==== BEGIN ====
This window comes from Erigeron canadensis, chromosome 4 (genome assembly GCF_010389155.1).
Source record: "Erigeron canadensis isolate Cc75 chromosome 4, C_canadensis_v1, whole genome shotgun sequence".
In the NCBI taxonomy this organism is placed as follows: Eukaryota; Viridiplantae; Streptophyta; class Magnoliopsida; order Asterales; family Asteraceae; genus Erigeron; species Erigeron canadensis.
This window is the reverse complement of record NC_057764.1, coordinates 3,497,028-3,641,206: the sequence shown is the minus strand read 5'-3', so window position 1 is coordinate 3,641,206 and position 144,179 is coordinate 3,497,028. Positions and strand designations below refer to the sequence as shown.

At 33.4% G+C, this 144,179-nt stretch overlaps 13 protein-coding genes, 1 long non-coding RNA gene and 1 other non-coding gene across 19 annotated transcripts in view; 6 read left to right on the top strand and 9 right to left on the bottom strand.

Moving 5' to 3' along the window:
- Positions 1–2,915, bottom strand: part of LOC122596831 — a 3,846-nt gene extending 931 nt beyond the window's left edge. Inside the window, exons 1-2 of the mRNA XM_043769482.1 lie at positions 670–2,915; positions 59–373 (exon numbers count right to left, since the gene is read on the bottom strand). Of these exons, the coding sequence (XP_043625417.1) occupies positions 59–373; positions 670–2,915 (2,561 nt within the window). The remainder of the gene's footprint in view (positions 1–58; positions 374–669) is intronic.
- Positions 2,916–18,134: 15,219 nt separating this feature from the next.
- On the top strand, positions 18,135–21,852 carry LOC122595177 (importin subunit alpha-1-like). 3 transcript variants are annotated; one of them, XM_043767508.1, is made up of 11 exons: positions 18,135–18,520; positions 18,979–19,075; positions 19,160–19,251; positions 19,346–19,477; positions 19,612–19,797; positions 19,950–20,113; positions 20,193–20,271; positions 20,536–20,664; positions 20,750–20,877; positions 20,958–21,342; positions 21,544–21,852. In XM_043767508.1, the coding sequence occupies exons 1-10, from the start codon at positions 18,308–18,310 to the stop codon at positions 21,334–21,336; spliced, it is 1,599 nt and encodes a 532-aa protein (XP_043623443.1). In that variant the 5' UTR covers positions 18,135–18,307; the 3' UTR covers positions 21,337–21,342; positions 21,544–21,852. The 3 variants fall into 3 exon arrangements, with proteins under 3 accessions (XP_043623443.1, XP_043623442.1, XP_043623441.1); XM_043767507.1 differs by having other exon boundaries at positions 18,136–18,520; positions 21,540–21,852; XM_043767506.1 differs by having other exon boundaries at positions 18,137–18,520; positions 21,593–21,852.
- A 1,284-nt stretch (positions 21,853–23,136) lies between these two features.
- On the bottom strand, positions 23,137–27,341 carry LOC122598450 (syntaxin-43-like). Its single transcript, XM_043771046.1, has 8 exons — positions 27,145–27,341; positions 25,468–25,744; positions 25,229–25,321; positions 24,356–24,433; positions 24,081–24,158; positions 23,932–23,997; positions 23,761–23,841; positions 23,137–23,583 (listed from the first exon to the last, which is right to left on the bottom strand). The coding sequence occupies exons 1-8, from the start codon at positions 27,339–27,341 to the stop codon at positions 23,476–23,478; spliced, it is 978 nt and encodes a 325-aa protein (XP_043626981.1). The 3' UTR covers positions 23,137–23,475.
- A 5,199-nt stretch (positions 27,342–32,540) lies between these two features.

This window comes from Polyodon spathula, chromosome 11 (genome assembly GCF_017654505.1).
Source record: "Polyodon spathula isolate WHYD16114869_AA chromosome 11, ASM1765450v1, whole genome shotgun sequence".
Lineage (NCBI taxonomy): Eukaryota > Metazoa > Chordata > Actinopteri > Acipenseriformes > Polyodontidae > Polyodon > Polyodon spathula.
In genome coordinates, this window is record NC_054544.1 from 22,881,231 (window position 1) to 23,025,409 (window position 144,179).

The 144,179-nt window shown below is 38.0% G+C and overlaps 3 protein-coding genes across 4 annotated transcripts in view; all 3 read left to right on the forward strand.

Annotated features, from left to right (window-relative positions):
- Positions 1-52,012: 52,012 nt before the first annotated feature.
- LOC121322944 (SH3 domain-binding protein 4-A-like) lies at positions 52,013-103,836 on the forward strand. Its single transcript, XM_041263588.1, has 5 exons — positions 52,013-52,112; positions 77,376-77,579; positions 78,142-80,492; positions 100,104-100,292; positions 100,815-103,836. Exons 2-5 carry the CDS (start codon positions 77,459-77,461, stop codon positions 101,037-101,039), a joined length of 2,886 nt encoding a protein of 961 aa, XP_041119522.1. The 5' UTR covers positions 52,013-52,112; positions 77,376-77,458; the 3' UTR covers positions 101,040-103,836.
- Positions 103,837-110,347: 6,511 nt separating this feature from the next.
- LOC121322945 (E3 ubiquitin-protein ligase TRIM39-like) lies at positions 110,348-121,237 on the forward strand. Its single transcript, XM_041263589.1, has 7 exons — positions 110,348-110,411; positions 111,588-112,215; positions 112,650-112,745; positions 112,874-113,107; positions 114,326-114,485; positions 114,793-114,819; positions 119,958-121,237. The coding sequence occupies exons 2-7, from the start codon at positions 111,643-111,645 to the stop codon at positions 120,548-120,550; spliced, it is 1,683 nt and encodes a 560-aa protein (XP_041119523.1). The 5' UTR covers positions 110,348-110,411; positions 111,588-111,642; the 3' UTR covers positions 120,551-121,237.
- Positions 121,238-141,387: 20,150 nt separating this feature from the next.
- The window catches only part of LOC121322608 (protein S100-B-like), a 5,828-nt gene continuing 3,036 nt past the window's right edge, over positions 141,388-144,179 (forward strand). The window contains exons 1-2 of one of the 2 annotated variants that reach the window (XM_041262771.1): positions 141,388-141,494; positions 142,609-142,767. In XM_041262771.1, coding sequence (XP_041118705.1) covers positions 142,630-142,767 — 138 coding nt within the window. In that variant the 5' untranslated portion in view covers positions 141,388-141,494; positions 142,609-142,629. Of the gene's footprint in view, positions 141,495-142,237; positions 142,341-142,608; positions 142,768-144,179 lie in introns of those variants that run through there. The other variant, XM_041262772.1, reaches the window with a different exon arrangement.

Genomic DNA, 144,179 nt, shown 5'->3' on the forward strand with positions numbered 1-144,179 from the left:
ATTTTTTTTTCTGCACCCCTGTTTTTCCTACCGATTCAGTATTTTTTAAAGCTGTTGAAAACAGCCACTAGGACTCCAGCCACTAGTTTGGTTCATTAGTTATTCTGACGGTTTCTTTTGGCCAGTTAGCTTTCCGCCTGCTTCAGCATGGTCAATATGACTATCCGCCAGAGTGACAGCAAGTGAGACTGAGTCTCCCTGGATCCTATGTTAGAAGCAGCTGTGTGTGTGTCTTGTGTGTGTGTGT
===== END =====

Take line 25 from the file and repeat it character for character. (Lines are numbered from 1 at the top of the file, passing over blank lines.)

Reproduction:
Genomic DNA, 144,179 nt, shown 5'->3' on the forward strand with positions numbered 1-144,179 from the left: